Freight forwarding mid-year 2015: What we’re watching

In January, the Cargo Services team looked forward into 2015 and outlined what we envisioned as the trends for the year. Topics included continued challenges at West Coast ports and the resulting ripple effect at East Coast ports along with alliances and a changing trade landscape. (READ THE JANUARY ARTICLE HERE.)

Six months into the year, we reviewed our forecast and industry activity impacting cargo. This is our update.

West Coast ports
The United States West Coast ports are nearly back to normal operations after a year of disruption resulting from labor negotiations between the Pacific Maritime Association and International Longshore and Warehouse Union. The contract was ratified in May. Last fall, cargo ships were lined up and dwelled for days until they could port to unload impacting supply chains.

While we see things getting back to normal, keep in mind it’s a new normal with possible standard dwell times up to five days due to larger vessels and chassis/trucker issues.

It's clear for now West Coast ports have lost business due to the 2014 labor negotiation problems. According to Piers, which monitors U.S. imports/exports, container volume at West Coast ports was down six percent from April 2014 to April 2015. It will be interesting to see if this trend continues with importers and exporters moving cargo to East Coast ports as well as the Canadian West Coast ports -Vancouver and Prince Rupert. 

Steamship lines are planning for the continued trend. They’ve added vessels and service slings to East Coast ports via the Panama Canal in anticipation of building volumes moving into late summer and fall peak season. Furthermore with the opening of the wider Panama Canal in 2016, carriers will take advantage of lower slot costs with larger ships up to 13,000 TUE, which is almost double the size of vessels currently moving through the Panama Canal.

The good news: Summer and fall supply chains should be much easier than last year.

Carriers: Rates and routings
Newer and larger ships are coming into service this year. In turn, rates have stabilized because of added capacity of larger vessels. Carriers are trying to implement General Rate Increases (GRI) monthly, but are finding it hard to justify with over capacity and profitable reports. We will be watching to see if carriers drop rates for West Coast services to gain back market share from East Coast ports and Canadian ports.

Steamship line alliances continue to take shape in the Asia-Europe and Asia–Trans Pacific and Trans Atlantic lanes. There are no details on rates or services yet.  It is expected that service between steamship lines will become more generic as time go by.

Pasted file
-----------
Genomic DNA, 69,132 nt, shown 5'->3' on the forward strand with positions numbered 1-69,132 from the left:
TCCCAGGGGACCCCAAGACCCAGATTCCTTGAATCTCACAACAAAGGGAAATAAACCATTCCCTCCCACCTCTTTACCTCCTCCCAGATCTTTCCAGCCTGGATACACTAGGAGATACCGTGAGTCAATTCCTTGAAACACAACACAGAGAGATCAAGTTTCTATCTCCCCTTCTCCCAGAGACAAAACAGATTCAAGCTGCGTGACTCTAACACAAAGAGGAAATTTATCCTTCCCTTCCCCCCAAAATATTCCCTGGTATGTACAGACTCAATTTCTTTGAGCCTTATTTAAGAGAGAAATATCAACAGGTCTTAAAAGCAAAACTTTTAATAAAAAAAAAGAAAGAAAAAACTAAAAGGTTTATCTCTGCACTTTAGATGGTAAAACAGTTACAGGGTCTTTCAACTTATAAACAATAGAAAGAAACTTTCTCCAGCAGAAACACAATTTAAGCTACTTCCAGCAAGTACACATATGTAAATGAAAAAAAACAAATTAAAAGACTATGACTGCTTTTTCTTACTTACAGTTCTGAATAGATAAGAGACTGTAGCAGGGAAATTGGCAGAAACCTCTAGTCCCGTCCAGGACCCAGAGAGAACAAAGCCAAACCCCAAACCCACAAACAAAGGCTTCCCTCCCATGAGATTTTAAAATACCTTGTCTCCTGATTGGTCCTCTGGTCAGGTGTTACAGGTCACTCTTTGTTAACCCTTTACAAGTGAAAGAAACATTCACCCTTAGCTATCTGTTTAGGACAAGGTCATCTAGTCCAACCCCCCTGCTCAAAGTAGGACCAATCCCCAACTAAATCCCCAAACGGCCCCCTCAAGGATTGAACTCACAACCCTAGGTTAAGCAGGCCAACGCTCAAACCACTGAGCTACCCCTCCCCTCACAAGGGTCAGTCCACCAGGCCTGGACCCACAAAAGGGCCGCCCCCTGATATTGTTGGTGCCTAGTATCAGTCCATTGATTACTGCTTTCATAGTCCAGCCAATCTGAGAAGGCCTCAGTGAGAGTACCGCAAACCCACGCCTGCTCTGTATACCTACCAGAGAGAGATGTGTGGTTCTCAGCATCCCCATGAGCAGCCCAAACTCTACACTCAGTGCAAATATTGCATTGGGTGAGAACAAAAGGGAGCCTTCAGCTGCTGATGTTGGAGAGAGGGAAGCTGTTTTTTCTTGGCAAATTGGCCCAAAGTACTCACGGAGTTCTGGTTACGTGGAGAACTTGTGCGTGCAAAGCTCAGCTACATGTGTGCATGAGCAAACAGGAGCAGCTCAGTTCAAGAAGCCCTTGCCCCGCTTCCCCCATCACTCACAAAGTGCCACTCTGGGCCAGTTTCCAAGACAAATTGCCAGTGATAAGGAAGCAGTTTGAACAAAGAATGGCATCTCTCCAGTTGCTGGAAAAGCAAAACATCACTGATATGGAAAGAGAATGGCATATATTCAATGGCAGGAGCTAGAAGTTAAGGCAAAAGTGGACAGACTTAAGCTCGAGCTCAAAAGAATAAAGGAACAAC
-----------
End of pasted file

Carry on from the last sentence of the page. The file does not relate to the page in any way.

The good news:  Oil prices continue to remain low, which means carriers will be able to add to their own pocketbook at continued rates.

United States truckload rates continue to rise. The increase is estimated at 3.8 percent year over year for April according to Cass Information Systems in its latest Truckload Line-Haul Index. Truckers are still faced with a mounting driver shortage. Electronic log requirements are being implemented, which could reduce truck turn times.

The good news: A driver shortage means a need for employees and jobs in the economy.

NEW: Pacific free trade agreement
A 10-year negotiation for a Pacific free trade deal may be coming to an end. According to Reuters, the United States is optimistic a deal to set up a free trade zone across the Pacific will be concluded soon, with sensitive issues likely to be ironed out when Congress resumes sessions.

“We are very much in the end-game,” U.S. Trade Representative Michael Froman told reporters after a two-day trade ministers’ meeting on the Philippine island of Boracay.

The 12-nation Trans-Pacific Partnership (TPP), which will cover about 40 percent of the world’s economies, took a major step forward in May when the U.S. Senate agreed to give President Barack Obama powers to speed up U.S. approval of trade deals.

The TPP, which will include economies from Japan to Chile, is part of Obama’s so-called pivot to Asia, a strategy to counter China’s rising economic and diplomatic influence. (READ MORE HERE.) 

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